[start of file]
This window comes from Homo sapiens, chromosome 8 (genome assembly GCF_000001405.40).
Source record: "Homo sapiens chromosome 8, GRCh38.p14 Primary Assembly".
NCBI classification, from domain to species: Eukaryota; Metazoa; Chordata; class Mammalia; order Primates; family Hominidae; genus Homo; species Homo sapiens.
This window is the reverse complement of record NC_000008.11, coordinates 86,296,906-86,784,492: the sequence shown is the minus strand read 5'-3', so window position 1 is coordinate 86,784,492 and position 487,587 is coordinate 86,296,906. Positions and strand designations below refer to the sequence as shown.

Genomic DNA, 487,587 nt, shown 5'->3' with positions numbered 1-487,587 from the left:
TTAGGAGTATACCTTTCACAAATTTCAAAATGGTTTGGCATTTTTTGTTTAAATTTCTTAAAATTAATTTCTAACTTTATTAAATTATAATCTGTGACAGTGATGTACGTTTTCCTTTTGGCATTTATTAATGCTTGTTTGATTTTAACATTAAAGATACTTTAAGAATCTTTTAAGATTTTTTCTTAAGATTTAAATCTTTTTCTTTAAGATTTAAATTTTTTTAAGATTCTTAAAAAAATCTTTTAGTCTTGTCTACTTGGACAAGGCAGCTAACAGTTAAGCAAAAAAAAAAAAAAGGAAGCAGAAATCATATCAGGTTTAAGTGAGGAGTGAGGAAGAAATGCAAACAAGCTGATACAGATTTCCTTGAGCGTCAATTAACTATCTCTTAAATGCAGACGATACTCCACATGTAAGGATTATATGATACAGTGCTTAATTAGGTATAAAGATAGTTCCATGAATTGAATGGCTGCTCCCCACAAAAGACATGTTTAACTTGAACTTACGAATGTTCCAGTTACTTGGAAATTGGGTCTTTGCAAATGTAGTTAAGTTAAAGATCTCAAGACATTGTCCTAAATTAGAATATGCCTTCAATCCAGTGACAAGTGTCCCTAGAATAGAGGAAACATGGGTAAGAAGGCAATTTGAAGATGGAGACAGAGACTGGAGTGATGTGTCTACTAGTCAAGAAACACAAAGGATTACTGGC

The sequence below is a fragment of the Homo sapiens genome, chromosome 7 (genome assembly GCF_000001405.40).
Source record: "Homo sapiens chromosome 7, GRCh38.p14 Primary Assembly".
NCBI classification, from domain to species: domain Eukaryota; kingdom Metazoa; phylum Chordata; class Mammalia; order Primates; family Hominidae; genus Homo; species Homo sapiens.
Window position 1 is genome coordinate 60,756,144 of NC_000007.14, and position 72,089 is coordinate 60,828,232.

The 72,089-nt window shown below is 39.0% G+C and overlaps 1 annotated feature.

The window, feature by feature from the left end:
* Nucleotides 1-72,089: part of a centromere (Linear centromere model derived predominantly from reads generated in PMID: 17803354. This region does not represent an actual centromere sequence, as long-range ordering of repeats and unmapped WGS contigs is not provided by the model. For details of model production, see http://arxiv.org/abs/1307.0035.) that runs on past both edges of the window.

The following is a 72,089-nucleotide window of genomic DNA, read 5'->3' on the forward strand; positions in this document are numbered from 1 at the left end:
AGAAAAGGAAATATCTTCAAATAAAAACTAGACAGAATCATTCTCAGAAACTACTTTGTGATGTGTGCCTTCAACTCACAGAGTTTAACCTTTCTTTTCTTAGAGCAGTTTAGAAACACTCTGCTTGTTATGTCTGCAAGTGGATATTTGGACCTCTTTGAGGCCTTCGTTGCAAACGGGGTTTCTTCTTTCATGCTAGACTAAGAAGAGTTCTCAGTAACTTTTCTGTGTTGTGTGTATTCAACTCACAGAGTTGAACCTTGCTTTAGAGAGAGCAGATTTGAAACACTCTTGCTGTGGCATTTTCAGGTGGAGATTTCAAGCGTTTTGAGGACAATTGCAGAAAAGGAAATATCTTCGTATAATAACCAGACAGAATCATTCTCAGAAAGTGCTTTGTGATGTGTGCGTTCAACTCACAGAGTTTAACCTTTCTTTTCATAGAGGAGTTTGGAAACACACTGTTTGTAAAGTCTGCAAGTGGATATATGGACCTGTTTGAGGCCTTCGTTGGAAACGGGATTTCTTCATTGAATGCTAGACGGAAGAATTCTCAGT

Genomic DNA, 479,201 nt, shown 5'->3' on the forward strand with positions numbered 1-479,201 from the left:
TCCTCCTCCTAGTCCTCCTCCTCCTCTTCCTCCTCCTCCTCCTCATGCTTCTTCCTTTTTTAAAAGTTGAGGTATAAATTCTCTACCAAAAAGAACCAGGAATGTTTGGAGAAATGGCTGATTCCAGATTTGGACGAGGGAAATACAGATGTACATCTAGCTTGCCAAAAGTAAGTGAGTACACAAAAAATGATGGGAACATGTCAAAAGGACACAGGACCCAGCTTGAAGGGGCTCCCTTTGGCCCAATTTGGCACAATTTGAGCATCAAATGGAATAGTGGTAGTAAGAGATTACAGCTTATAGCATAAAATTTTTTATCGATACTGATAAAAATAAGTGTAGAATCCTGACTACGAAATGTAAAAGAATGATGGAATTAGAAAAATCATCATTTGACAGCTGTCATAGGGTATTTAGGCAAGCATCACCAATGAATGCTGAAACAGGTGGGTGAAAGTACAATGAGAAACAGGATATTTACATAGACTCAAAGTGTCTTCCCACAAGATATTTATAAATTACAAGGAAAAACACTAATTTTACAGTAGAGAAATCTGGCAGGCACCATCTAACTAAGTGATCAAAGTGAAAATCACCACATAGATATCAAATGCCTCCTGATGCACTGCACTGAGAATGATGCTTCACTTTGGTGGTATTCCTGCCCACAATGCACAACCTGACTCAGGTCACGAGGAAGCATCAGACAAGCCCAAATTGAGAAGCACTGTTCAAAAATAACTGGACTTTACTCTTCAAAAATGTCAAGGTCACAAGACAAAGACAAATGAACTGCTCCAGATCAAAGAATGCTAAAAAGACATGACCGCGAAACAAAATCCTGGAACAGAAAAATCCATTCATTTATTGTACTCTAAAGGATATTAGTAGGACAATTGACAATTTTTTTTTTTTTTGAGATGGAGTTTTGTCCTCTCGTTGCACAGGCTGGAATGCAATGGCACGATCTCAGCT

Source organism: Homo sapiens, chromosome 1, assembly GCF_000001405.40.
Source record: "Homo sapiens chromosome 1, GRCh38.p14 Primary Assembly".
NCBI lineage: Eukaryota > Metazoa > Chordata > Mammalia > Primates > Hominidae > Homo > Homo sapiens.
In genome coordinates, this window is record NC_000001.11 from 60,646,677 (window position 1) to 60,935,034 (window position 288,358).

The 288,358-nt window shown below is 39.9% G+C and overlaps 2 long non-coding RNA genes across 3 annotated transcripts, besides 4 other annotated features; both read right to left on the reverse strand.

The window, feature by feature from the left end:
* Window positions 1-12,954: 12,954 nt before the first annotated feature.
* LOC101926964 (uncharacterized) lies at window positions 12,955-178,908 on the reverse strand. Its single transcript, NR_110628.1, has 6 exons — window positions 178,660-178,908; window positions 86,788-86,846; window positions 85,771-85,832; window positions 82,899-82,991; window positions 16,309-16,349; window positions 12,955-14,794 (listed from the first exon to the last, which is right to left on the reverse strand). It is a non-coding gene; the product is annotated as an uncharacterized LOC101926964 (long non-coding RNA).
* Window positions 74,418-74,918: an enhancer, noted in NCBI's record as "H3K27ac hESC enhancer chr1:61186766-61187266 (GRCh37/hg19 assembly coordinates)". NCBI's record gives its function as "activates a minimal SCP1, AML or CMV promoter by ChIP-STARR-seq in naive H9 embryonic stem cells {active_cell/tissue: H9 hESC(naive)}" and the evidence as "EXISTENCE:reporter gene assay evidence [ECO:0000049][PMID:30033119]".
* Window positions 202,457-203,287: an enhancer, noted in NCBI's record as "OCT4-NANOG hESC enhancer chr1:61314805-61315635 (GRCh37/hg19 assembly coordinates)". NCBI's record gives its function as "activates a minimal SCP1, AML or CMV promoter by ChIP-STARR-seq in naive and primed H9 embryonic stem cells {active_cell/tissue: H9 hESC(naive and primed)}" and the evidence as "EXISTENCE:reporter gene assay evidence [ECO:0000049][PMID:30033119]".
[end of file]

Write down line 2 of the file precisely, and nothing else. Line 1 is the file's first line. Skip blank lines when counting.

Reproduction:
Source record: "Homo sapiens chromosome 8, GRCh38.p14 Primary Assembly".